As the artist put it, “Words and pictures by nature don’t agree. There is no good fit. I can’t say what I do or have done, but I know what I want, what I try to do. I can tell how I aim. I can’t say how I land.
When I began, I hated what I couldn’t control—all the annoying things I couldn’t see in the moment of taking a photograph, the crazy stuff that jumps into the edges of pictures. Now I like that part the best.
When someone first looks at a photograph they automatically wonder, ‘What is it?’ I want a photograph that easily answers that question. I want to be extremely obvious; obfuscation is bad grammar. Hopefully, the two-dimensional arrangements of shapes on the paper will be as lively and interesting as the three-dimensional world trapped inside the photograph. There should also be something there you haven’t seen before. Something should happen in the act of looking.
I want a photograph that makes me aware of what is physically in front of me, a photograph that gives me the pleasure of getting lost. It is like asking yourself a joke: not really knowing what the answer is, giving up, and then seeing the punch line and really laughing.”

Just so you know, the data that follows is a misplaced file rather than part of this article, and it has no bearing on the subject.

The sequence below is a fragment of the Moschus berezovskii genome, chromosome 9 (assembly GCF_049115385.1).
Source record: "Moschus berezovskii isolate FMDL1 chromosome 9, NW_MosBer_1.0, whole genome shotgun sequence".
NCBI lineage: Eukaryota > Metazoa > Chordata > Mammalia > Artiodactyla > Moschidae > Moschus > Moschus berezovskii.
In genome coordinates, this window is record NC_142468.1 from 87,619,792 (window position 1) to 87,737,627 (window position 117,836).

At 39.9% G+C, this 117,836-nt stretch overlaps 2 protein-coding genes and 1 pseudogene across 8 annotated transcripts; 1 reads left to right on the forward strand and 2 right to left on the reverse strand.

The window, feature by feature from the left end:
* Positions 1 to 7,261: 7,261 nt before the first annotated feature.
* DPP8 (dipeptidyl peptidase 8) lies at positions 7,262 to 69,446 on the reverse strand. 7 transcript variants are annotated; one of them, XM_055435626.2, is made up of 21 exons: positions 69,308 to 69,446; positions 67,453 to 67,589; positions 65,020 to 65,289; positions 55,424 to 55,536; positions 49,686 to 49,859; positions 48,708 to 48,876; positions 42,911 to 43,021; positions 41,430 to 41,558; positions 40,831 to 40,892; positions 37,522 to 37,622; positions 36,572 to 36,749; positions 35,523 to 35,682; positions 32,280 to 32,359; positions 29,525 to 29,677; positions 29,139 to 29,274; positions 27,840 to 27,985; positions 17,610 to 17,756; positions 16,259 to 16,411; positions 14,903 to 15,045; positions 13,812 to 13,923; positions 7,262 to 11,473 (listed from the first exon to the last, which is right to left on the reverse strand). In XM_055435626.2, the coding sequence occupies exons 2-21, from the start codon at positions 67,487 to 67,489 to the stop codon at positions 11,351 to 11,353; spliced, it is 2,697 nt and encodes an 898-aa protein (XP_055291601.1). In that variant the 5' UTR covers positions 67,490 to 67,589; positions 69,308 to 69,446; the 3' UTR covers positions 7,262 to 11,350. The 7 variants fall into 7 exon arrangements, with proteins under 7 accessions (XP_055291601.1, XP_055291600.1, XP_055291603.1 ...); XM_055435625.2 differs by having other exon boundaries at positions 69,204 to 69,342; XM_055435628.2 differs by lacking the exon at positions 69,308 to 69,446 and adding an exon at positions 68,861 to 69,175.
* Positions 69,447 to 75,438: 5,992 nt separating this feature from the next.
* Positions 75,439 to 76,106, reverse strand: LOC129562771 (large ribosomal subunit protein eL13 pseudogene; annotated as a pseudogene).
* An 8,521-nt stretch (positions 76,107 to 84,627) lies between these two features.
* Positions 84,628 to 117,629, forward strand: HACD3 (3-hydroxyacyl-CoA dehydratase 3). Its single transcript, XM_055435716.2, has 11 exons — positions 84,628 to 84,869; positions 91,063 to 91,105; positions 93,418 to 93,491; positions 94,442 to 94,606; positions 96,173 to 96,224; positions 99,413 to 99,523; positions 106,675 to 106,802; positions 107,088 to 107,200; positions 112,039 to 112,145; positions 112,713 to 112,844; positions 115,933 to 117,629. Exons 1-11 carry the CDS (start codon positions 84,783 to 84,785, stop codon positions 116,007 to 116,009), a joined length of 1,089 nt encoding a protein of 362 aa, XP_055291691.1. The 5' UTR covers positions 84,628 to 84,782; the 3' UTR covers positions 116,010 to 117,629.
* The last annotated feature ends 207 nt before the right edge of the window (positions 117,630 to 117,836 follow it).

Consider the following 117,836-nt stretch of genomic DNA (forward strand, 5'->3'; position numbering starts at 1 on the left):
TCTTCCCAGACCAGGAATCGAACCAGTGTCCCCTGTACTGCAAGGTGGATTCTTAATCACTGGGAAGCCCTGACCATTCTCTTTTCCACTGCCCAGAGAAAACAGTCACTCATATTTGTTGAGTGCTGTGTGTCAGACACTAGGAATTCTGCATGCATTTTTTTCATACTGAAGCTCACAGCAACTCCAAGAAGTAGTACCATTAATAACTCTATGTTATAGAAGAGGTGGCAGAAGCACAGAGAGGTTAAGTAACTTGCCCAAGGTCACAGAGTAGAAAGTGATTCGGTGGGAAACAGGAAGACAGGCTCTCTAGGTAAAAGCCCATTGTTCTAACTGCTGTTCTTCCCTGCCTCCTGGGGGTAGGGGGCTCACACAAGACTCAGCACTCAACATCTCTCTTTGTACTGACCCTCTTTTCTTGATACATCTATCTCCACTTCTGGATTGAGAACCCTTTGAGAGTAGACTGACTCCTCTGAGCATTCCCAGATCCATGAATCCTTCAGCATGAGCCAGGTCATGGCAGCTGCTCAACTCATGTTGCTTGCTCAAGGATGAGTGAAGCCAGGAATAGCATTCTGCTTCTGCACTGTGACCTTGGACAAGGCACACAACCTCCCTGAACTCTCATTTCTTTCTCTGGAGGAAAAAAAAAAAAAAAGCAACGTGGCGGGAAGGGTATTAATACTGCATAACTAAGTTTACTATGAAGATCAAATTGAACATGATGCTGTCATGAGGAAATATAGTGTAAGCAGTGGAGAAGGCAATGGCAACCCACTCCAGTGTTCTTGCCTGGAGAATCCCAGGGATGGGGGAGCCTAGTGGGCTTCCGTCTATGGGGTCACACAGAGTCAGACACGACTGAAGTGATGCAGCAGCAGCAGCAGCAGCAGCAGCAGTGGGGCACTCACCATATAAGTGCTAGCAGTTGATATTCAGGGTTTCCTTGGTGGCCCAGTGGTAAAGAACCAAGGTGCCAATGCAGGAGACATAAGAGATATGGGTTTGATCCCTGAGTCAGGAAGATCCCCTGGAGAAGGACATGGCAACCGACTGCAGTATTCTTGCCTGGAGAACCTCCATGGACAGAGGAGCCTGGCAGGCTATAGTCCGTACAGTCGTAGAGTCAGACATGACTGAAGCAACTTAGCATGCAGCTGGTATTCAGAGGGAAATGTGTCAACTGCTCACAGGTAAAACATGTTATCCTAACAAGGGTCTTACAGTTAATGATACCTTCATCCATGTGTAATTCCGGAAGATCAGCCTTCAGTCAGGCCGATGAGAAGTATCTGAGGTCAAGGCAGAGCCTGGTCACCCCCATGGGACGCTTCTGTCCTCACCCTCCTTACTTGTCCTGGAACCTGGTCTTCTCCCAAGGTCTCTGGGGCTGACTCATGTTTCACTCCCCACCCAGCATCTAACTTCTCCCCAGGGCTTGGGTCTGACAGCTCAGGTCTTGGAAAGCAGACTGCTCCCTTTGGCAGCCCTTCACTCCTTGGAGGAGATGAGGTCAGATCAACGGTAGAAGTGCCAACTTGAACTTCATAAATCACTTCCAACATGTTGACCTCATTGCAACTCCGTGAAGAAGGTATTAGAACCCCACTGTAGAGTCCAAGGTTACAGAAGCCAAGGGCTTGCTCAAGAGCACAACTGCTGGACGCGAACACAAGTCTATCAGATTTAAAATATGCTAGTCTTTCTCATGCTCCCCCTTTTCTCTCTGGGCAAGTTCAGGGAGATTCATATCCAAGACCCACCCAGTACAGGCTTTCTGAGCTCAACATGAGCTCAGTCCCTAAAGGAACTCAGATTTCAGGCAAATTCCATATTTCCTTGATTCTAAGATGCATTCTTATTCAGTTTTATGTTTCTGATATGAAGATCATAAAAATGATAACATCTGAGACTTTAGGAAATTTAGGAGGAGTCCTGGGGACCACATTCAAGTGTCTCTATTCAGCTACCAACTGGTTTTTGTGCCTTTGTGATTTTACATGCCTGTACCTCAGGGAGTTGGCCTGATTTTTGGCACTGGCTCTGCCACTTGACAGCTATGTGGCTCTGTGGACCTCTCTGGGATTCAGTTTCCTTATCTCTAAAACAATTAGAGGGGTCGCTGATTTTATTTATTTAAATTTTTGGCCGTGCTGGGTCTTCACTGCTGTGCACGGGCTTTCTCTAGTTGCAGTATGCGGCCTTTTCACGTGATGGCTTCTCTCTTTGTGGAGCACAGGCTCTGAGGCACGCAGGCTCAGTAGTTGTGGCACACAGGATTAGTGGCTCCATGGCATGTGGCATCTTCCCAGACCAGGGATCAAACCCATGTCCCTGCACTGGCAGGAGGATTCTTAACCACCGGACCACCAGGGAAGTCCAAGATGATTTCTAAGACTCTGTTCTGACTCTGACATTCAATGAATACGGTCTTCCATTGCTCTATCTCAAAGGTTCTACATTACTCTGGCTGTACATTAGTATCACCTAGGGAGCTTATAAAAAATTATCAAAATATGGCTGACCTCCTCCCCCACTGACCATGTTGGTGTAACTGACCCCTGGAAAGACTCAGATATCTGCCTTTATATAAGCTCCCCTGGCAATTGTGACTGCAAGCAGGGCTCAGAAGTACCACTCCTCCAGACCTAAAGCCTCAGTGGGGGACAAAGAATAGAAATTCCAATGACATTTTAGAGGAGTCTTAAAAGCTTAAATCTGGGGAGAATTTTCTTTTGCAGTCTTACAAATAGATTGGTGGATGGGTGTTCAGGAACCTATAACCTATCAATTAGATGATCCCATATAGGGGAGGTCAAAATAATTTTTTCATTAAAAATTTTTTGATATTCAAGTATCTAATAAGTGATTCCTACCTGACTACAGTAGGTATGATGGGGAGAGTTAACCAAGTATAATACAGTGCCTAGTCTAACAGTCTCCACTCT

Photographer Judy Linn was born in Detroit, Michigan, in 1947, and received her BFA from Pratt Institute, New York, in 1969. She has had solo shows at the Atlanta Contemporary Art Center (2008), Presentation House Gallery, Vancouver (2007), White Columns, New York (2005), and the Fotomuseum, Antwerp (2004), and her work has been included in numerous group exhibitions including “Who Shot Rock & Roll: A Photographic History, 1955 to the Present” at the Brooklyn Museum (2009), “Strange Messenger” at the Musuem Boijmans van Beuningen, Rotterdam (2004), the 1995 Whitney Biennial, and “From the Collection of Sam Wagstaff” at the Corcoran Gallery of Art, Washington, DC (1978). Linn’s photographs are in the collections of the Detroit Institute of Arts, the Getty Collection, the Whitney Museum of American Art, and the International Center of Photography. She is the recipient of an Arts and Letters Award in Art from the American Academy of Arts and Letters, a Louis Comfort Tiffany Foundation Award in Photography, a Peter S. Reed Foundation grant, and an Anonymous Was a Woman grant. Patti Smith 1969-1976, photographs by Judy Linn was published by Abrams in 2011. Judy Linn lives and works in the Hudson Valley. She began exhibiting with Feature Inc. in 1989 and this is her seventh one-person exhibition with the gallery.